When our line of reasoning has reached such an obvious dead end, all we can do is, well, laugh. Something has gone wrong. I cannot claim to have a way out of this impasse, but we might live with its complexities more humanely if we identify the root of the problem, which is an age-old distinction between the letter and the spirit of the law, which still applies even when the laws are unwritten social customs.
Here, as everywhere, the letter of the law killeth, the spirit of the law giveth life. When, for example, is someone’s clinical depression funny, as in Pixar’s Inside Out, and when is laughing at it cruel? There is no hard and fast line—hard and fast lines are what legalists want. There is only a rule of thumb, which is that something is kind or cruel according to the attitude with which it was intended. This is no perfect solution, because we may hurt someone unintentionally out of ignorance, but ignorance is better than malice, and can possibly be corrected.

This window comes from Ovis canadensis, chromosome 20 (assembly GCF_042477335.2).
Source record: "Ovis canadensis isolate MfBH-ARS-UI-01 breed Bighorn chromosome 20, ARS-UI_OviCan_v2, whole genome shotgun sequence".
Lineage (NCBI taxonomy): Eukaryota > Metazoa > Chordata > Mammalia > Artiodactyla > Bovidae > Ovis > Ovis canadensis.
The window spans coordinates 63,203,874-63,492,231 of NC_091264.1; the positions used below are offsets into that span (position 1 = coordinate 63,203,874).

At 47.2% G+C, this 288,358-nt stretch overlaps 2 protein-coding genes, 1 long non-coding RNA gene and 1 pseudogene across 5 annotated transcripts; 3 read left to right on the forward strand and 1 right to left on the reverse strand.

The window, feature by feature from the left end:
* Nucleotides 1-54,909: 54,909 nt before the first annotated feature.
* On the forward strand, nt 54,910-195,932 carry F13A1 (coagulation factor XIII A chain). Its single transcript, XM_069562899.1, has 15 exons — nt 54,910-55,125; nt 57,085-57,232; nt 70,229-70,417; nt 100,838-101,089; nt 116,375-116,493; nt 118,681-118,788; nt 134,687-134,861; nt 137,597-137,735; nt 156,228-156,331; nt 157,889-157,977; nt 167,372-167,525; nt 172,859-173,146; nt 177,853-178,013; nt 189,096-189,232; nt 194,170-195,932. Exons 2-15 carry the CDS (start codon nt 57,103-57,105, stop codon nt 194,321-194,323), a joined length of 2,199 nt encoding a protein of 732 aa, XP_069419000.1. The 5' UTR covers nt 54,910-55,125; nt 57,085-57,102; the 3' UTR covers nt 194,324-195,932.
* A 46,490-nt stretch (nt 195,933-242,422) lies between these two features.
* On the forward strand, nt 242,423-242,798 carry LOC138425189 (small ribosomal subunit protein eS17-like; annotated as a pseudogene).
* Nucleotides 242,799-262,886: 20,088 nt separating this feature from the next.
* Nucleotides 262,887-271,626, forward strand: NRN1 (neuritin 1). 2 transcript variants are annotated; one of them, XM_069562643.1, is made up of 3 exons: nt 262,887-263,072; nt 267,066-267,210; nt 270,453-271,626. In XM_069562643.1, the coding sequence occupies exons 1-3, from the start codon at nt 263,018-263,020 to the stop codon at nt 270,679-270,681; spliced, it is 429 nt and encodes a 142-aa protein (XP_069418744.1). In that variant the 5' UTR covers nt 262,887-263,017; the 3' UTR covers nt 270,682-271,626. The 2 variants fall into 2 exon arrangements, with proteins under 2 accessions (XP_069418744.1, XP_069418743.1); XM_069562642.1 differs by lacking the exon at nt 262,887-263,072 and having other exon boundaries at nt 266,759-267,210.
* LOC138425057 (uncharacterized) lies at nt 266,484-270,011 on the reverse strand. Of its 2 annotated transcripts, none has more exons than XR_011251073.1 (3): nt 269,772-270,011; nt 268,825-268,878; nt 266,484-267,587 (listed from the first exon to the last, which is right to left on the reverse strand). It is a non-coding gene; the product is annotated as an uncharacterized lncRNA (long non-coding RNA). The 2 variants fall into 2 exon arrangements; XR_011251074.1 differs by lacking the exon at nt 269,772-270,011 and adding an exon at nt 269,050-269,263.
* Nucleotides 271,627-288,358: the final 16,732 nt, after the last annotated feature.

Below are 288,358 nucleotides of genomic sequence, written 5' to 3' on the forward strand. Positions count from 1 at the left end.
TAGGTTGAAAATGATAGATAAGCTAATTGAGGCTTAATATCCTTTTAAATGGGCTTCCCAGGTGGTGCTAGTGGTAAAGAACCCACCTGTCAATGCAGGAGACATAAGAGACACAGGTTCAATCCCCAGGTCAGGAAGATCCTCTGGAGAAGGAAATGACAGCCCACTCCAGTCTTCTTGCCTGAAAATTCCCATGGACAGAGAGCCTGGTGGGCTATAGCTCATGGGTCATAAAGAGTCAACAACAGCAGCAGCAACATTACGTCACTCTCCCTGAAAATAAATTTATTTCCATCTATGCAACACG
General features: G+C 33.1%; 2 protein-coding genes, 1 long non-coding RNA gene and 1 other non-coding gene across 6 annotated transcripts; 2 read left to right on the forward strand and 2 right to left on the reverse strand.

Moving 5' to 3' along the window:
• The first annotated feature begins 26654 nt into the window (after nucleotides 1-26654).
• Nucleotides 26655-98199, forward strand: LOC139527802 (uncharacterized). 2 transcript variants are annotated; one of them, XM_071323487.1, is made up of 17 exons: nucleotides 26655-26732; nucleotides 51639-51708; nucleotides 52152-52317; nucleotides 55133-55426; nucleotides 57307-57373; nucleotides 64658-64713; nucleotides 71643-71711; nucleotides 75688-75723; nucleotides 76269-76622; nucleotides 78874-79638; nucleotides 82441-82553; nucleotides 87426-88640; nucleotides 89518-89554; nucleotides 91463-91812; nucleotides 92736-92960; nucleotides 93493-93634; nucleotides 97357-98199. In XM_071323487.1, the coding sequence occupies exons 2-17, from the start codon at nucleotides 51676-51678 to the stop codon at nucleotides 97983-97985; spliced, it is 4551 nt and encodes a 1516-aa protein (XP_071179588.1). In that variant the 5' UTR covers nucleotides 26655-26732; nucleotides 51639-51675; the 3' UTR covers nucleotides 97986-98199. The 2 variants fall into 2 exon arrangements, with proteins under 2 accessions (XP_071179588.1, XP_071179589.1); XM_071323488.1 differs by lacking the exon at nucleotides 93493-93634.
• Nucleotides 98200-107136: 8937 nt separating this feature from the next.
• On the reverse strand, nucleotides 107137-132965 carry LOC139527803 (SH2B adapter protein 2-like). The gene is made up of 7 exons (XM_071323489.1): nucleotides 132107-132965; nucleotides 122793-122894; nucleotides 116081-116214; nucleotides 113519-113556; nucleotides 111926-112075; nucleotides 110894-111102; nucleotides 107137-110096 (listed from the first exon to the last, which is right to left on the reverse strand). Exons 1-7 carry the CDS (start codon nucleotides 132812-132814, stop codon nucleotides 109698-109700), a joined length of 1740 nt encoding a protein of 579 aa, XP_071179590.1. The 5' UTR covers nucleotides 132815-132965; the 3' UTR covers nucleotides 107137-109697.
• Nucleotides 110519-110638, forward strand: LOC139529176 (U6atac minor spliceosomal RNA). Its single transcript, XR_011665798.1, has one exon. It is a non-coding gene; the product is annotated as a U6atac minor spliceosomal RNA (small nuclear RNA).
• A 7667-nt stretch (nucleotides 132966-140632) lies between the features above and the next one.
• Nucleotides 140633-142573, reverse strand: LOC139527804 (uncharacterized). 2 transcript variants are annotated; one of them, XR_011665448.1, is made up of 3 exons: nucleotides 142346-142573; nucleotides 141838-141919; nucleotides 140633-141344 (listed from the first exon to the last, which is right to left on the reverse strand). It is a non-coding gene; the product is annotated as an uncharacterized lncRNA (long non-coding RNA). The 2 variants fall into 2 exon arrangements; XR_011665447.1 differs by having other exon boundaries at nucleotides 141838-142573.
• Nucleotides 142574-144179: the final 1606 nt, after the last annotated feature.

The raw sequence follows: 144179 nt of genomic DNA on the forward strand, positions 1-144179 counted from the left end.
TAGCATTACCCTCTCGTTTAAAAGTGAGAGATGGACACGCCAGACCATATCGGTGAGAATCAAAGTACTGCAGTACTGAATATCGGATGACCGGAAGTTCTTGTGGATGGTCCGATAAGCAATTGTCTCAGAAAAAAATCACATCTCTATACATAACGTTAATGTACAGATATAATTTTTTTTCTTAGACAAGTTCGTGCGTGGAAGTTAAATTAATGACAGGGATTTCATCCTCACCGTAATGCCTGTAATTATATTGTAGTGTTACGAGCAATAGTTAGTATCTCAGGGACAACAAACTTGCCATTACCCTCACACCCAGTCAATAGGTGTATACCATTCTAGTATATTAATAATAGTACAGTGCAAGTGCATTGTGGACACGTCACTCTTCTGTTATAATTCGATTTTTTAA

The word “perfect” is exactly the point. We laugh at the imperfections of others and ourselves, which means we are laughing at the human condition. What matters is whether we laugh cruelly or sympathetically. And when we laugh compassionately at human imperfection, what the comic catharsis releases us from is the false ideal of perfection itself, which is not for the likes of us. As Polly Garter says in Dylan Thomas’s Under Milk Wood, “Isn’t life a terrible thing, thank God?”—which sums up the theme of the entire play for voices. Polly should know: she is not “respectable,” and has a habit of getting pregnant, about which she is quite unapologetic. The decreative imagination that shines a light on our blunders and shortcomings may do so with a kind of fierce compassion, an oxymoronic state that Thomas Mann called erotic irony, and others maybe just tough love. Like Polly Garter, Falstaff is the embodiment—and I do mean embodiment—of unresisted impulse. Fat, drunk, and horny, he is the pleasure principle unbound. Prince Hal will have to exile him when he becomes Henry V, because Falstaff is a danger to the state, which depends on obedient repression and cannot afford to have Falstaff’s carpe diem attitude catch on. But Falstaff is the very spirit of comedy, whose motto is Blake’s “Enough! Or, too much!” Falstaff’s lack of impulse control is accurately recorded, along with the fact that it does not end well. The same is true of Antony and Cleopatra in Shakespeare’s tragedy about them: there is no place for the pleasure principle in the humorless world of power politics portrayed in the history plays and tragedies.